Pentavalent vaccines will be arriving in Nepal shortly
Kathmandu, 12 May 2010: UNICEF Nepal's attention has been drawn by media reports regarding the scarcity of Pentavalent vaccines in the country, and the role played by the Government of Nepal and UNICEF in the supply of these vaccines.
UNICEF, which has been working in Nepal along with the Government of Nepal for over four decades to help children survive and thrive, is concerned and would like to provide assurance that steps are being taken to ensure the resumption of the vaccine supply chain so that routine immunisation for children in Nepal will be able to continue as soon as possible.
Through this media release UNICEF would like to present the facts regarding the chain of events that led to the shortfall in the supply of the Pentavalent vaccines and also clarify the current status of procurement.
Pentavalent vaccine, which was introduced in Nepal from April 2009, is a new vaccine that protects children against five diseases. Aside from the regular protection against Diphtheria, Tetanus and Whooping Cough, the vaccine also protects children from Hepatitis B and Haemophilus Influenza.
The problem arose when the vaccines consigned for Nepal were temporarily suspended by the World Health Organisation on March 12 (Joint WHO/UNICEF Statement 12th March 2010) following complaints received from the field. Proactive measures to procure replacement vaccines were taken immediately by the Government of Nepal and UNICEF to ensure smooth continuation of routine immunisation activities.
Based on the ensuing discussion, UNICEF with the Government facilitated an immediate shipment of 131,600 vials of Pentavalent vaccine, enough to last a month, within a record time of two weeks. It should be understood that manufacture of vaccine takes time and there are only a handful of companies prequalified by WHO from whom vaccines are procured for global supply. Orders are placed months in advance and it is difficult to respond to such ad hoc needs.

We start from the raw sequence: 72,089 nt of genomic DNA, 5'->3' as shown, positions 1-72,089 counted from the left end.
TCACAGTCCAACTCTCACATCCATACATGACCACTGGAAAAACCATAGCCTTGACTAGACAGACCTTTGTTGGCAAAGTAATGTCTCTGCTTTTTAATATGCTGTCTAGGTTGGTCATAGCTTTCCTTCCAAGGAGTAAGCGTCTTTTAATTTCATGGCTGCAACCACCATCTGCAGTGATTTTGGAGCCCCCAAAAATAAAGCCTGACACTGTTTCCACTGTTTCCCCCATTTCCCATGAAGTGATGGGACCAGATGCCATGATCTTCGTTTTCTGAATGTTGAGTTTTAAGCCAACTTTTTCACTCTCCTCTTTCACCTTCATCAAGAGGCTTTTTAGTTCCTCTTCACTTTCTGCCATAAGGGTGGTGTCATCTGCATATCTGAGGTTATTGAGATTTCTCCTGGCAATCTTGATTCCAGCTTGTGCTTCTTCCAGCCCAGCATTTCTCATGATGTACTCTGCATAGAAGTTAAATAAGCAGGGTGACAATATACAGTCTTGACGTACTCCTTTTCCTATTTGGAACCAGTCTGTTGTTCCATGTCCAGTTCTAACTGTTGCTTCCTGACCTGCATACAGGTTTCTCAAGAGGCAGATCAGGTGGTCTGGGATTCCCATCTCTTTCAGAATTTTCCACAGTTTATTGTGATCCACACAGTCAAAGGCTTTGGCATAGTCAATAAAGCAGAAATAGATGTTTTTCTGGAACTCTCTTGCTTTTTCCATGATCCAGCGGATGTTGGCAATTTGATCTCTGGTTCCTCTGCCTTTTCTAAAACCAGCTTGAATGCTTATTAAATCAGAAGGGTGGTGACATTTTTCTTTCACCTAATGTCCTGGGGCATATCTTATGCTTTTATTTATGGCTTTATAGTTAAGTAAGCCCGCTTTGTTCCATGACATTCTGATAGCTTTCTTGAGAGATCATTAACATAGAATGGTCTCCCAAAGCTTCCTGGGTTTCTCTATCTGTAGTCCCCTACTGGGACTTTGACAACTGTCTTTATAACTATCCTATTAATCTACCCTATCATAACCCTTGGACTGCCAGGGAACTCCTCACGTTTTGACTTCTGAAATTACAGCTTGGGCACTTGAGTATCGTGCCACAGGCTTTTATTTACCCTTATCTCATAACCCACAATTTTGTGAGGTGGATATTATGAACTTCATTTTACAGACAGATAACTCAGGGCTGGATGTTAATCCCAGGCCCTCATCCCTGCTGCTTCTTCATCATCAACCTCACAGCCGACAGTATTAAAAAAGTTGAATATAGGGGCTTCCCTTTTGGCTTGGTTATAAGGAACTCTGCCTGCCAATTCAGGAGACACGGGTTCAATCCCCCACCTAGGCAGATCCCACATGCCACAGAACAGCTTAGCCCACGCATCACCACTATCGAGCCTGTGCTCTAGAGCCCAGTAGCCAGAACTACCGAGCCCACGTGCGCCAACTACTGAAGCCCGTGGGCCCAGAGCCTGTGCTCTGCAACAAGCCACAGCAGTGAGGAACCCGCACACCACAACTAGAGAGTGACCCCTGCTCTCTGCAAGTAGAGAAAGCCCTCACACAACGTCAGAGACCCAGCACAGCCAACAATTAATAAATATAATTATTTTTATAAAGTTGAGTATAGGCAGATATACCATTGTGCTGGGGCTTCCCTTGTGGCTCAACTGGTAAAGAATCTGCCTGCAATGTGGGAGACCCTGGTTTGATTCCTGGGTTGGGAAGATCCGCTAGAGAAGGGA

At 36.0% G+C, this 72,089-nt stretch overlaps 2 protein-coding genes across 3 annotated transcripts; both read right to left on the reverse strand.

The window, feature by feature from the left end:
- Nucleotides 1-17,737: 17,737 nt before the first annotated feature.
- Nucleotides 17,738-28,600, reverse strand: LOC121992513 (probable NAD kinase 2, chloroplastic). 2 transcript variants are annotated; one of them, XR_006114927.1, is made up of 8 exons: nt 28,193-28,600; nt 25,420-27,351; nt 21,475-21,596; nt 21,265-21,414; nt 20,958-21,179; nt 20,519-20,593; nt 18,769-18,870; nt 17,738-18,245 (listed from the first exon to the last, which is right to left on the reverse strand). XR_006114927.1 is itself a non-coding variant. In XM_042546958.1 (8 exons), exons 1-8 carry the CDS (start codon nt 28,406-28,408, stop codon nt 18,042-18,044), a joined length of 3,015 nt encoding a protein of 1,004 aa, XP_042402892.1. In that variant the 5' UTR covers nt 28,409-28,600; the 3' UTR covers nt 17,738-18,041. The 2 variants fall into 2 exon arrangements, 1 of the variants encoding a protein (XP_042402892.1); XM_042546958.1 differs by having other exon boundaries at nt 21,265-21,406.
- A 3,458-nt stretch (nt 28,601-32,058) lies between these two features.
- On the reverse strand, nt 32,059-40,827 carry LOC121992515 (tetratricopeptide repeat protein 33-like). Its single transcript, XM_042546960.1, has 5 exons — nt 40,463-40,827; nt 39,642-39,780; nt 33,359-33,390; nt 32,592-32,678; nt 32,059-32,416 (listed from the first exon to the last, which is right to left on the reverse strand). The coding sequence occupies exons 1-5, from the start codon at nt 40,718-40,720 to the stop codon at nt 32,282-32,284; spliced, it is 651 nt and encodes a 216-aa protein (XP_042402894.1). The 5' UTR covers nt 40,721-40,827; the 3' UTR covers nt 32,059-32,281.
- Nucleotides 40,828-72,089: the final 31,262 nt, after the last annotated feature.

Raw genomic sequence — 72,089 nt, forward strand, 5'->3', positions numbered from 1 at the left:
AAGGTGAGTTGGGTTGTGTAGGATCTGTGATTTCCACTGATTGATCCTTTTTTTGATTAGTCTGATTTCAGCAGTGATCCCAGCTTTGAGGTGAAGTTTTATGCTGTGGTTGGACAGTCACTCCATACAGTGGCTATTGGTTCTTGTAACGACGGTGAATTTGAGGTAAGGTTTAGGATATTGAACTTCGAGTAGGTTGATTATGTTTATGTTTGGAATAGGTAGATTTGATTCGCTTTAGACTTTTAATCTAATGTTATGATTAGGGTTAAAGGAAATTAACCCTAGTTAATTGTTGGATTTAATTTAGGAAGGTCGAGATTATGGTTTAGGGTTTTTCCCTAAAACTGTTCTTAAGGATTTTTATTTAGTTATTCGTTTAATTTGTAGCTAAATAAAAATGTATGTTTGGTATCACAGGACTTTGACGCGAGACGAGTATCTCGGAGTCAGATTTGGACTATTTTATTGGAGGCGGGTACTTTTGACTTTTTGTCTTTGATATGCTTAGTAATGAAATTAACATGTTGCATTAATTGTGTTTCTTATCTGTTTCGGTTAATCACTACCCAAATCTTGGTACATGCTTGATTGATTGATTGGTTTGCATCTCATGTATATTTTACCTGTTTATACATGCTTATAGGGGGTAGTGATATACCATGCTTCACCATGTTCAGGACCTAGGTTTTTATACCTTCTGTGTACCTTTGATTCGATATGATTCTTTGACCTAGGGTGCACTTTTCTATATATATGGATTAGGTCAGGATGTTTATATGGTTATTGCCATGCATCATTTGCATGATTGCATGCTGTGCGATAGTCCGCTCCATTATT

Subsequently, on April 26, WHO asked for a recall and destruction of all lots of Pentavalent vaccines from the assigned firm as a precautionary measure. About 24 million doses of Pentavalent vaccine had to be recalled globally, including around 1 million doses in Nepal. This has impacted vaccinations in seven countries, including Nepal, and has laid additional burden of orders on the other companies eligible to provide supplies.
Due to the repeated follow up and daily communications by UNICEF, the provision of new vaccines for Nepal was given top priority by Global Alliance for Vaccine and Immunisation (GAVI),the principal funder of the vaccine, as well as the UNICEF Supply Division in Copenhagen. GAVI waived its regular time-consuming administrative processes of verification and destruction of the suspended vaccine and expedited the transfer of additional funds to the UNICEF Supply Division in Copenhagen for the immediate procurement of the vaccine.
The Supply Division in Copenhagen placed Nepal at the top of its priority list and is dispatching a consignment of 750,000 doses of Pentavalent vaccine on May 17, which should reach the country by the end of May to provide continuity of the immunisation sessions.
UNICEF urges all parents of children who have missed the last dose of the Pentavalent vaccine to take their children to the immunisation session following the arrival of the vaccines. It also urges all media outlets to spread the word so that all parents and guardians are assured about the continuance of regular immunisations in June.
For more information:
John Brittain, Chief of Communication, UNICEF Nepal - Ph: 977 1 5523200 ext 1182; Cell: 977 98510 54139
Dr. Sudhir Khanal, Child Health Specialist, Ph: 977 1 5523200 ext 1109